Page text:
Donald Trump's lewd videotaped remarks about women threw his White House campaign and the Republican Party in crisis Saturday, just 30 days from the election and on the eve of his second debate with rival Hillary Clinton.
Trump nevertheless rejected growing calls from elected members of his own party to step aside over the 2005 remarks, insisting there is "zero chance I'll quit" the presidential race.
"We'll remember this day for a long time," David Gergen, who has served as adviser to four US presidents, told CNN. "A civil war is breaking out in the Republican ranks."
In the early evening hours a defiant Trump stepped outside of his Trump Tower skyscraper in New York, brandishing his fist in the air to cheers from dozens of supporters.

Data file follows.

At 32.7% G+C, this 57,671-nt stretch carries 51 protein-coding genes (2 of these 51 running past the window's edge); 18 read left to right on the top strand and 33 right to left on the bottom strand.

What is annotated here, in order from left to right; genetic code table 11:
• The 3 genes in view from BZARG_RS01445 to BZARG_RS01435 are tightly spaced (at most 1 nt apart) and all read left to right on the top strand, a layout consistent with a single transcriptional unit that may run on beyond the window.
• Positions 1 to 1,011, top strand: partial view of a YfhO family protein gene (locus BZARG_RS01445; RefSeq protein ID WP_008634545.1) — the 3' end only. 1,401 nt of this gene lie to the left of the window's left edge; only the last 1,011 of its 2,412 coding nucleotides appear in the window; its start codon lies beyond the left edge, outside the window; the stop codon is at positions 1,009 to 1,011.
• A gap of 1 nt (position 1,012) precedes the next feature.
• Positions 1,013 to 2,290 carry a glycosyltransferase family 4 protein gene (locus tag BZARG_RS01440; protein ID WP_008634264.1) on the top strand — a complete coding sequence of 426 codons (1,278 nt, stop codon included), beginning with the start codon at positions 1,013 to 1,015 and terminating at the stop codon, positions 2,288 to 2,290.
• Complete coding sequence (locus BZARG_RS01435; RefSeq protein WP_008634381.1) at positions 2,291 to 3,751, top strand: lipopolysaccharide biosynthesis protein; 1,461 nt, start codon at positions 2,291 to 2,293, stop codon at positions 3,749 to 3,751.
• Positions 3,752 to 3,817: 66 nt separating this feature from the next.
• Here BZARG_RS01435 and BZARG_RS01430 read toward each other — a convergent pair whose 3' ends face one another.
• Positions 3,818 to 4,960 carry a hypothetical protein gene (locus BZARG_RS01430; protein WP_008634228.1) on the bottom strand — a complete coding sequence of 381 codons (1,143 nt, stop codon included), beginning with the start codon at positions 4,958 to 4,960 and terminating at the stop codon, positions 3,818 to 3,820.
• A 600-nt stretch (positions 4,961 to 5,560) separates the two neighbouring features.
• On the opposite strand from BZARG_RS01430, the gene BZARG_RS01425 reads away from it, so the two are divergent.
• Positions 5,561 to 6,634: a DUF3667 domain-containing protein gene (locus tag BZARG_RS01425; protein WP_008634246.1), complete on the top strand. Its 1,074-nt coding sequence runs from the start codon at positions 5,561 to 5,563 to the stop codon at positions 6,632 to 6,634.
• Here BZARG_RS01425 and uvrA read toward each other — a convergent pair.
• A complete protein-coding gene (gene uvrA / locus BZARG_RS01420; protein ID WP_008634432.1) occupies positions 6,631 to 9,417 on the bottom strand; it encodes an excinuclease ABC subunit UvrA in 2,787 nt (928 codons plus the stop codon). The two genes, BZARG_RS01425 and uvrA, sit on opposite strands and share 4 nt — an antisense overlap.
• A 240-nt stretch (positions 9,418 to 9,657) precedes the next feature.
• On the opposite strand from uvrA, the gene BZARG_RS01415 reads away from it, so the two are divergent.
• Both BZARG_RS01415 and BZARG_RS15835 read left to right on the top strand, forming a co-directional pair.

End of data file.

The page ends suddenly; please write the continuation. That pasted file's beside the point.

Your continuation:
Asked if he was staying in the race, he responded: "100 percent."
Trump's wife Melania said she was offended by her husband's "unacceptable and offensive" comments, which were caught on a hot mic just months after the two married -- the real estate magnate's third marriage -- boasting about his ability to grope women as he pleases.
But she urged American voters to accept his apology and support him.
"I hope people will accept his apology, as I have, and focus on the important issues facing our nation and the world," Melania Trump said in a statement.